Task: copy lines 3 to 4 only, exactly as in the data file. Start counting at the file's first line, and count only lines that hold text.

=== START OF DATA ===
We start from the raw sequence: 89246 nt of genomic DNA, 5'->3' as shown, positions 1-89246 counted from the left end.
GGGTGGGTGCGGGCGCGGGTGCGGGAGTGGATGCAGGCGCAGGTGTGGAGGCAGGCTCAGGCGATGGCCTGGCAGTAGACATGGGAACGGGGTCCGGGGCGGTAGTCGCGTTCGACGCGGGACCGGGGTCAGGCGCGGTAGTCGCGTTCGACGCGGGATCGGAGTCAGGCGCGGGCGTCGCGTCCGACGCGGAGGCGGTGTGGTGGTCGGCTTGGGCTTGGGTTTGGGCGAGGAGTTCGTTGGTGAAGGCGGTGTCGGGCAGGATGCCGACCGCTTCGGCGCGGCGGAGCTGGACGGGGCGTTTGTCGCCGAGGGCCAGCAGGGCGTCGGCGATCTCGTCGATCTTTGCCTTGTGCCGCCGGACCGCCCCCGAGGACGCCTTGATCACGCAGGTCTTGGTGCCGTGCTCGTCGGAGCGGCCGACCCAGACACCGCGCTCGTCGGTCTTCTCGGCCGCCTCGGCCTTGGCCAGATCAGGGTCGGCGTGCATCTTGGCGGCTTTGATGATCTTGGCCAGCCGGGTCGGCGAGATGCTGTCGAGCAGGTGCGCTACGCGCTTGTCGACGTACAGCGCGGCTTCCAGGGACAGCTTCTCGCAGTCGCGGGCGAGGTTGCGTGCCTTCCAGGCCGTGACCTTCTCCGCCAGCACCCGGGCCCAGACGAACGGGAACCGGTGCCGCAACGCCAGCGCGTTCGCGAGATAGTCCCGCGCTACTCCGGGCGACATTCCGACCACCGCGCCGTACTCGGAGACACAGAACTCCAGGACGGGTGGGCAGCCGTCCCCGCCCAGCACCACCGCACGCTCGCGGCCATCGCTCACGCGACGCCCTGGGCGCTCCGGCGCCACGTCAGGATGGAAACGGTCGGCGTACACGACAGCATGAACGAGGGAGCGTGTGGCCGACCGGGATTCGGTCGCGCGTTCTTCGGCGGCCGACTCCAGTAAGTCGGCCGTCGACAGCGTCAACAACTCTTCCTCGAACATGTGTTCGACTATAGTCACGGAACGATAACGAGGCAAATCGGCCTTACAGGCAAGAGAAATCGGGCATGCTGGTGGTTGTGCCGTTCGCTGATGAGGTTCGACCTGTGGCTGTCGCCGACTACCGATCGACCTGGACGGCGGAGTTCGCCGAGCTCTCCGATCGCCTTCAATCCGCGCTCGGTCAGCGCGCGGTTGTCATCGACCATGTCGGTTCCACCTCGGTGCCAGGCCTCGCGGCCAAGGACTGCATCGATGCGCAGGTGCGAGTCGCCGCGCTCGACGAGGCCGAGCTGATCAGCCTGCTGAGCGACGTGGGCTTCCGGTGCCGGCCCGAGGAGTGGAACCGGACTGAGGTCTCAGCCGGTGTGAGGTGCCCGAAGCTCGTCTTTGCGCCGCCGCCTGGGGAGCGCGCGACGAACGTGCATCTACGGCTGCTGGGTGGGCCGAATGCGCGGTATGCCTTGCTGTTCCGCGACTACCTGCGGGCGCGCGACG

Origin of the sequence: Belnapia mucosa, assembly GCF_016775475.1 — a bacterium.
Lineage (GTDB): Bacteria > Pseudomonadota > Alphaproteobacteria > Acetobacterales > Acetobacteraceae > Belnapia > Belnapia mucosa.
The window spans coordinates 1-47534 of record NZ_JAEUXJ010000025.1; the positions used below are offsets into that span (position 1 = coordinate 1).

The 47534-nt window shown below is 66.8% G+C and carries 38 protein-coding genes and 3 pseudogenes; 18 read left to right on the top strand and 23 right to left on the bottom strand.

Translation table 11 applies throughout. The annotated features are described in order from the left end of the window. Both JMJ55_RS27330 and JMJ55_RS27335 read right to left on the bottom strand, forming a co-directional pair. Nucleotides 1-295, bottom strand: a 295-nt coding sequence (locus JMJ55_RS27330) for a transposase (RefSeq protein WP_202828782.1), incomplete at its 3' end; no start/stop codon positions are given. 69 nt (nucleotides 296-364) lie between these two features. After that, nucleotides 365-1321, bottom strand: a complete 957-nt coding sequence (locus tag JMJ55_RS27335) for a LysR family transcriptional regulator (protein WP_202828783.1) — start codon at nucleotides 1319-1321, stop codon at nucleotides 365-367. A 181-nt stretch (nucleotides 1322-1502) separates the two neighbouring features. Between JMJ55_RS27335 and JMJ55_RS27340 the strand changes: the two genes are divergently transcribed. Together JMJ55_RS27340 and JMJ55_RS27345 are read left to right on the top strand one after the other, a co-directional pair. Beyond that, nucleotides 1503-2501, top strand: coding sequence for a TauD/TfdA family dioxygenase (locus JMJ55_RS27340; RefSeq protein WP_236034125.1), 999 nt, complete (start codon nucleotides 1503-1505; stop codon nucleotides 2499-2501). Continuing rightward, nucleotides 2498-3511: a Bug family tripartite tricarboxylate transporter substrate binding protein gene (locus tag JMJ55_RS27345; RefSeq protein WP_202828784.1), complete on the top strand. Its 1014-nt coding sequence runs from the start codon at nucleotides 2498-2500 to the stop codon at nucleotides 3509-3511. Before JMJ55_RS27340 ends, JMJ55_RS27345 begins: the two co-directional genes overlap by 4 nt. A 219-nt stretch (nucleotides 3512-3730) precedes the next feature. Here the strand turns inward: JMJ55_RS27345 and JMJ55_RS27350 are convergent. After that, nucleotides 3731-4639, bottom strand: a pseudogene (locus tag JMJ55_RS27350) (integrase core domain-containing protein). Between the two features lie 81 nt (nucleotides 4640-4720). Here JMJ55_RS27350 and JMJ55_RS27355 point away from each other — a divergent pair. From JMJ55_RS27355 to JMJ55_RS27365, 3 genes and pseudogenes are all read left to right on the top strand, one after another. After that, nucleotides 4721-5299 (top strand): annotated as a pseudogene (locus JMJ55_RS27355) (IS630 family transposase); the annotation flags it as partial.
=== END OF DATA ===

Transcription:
Origin of the sequence: Belnapia mucosa, assembly GCF_016775475.1 — a bacterium.
Lineage (GTDB): Bacteria > Pseudomonadota > Alphaproteobacteria > Acetobacterales > Acetobacteraceae > Belnapia > Belnapia mucosa.